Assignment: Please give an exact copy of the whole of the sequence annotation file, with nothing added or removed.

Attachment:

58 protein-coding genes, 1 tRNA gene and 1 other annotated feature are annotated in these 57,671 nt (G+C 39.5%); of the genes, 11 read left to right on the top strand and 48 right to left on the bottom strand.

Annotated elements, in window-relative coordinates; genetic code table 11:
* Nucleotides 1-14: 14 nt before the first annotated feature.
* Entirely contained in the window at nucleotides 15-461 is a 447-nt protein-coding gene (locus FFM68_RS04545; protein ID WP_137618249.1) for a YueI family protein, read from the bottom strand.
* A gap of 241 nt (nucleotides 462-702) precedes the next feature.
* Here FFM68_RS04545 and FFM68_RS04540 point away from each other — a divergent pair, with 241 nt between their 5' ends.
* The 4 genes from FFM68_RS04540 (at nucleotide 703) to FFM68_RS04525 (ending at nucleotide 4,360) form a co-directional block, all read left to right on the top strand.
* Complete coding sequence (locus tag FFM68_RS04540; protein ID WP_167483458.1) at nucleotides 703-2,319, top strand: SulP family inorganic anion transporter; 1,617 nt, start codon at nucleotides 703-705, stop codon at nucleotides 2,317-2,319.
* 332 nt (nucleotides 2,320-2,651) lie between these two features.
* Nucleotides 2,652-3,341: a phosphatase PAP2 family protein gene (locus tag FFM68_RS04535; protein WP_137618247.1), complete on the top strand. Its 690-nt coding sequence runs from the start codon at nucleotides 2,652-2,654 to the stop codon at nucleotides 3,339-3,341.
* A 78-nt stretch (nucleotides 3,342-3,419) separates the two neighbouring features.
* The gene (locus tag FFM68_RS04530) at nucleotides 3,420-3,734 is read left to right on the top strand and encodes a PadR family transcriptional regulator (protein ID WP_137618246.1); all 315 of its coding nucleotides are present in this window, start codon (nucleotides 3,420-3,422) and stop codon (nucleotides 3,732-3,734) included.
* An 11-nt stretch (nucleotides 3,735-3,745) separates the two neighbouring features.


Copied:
58 protein-coding genes, 1 tRNA gene and 1 other annotated feature are annotated in these 57,671 nt (G+C 39.5%); of the genes, 11 read left to right on the top strand and 48 right to left on the bottom strand.

Annotated elements, in window-relative coordinates; genetic code table 11:
* Nucleotides 1-14: 14 nt before the first annotated feature.
* Entirely contained in the window at nucleotides 15-461 is a 447-nt protein-coding gene (locus FFM68_RS04545; protein ID WP_137618249.1) for a YueI family protein, read from the bottom strand.
* A gap of 241 nt (nucleotides 462-702) precedes the next feature.
* Here FFM68_RS04545 and FFM68_RS04540 point away from each other — a divergent pair, with 241 nt between their 5' ends.
* The 4 genes from FFM68_RS04540 (at nucleotide 703) to FFM68_RS04525 (ending at nucleotide 4,360) form a co-directional block, all read left to right on the top strand.
* Complete coding sequence (locus tag FFM68_RS04540; protein ID WP_167483458.1) at nucleotides 703-2,319, top strand: SulP family inorganic anion transporter; 1,617 nt, start codon at nucleotides 703-705, stop codon at nucleotides 2,317-2,319.
* 332 nt (nucleotides 2,320-2,651) lie between these two features.
* Nucleotides 2,652-3,341: a phosphatase PAP2 family protein gene (locus tag FFM68_RS04535; protein WP_137618247.1), complete on the top strand. Its 690-nt coding sequence runs from the start codon at nucleotides 2,652-2,654 to the stop codon at nucleotides 3,339-3,341.
* A 78-nt stretch (nucleotides 3,342-3,419) separates the two neighbouring features.
* The gene (locus tag FFM68_RS04530) at nucleotides 3,420-3,734 is read left to right on the top strand and encodes a PadR family transcriptional regulator (protein ID WP_137618246.1); all 315 of its coding nucleotides are present in this window, start codon (nucleotides 3,420-3,422) and stop codon (nucleotides 3,732-3,734) included.
* An 11-nt stretch (nucleotides 3,735-3,745) separates the two neighbouring features.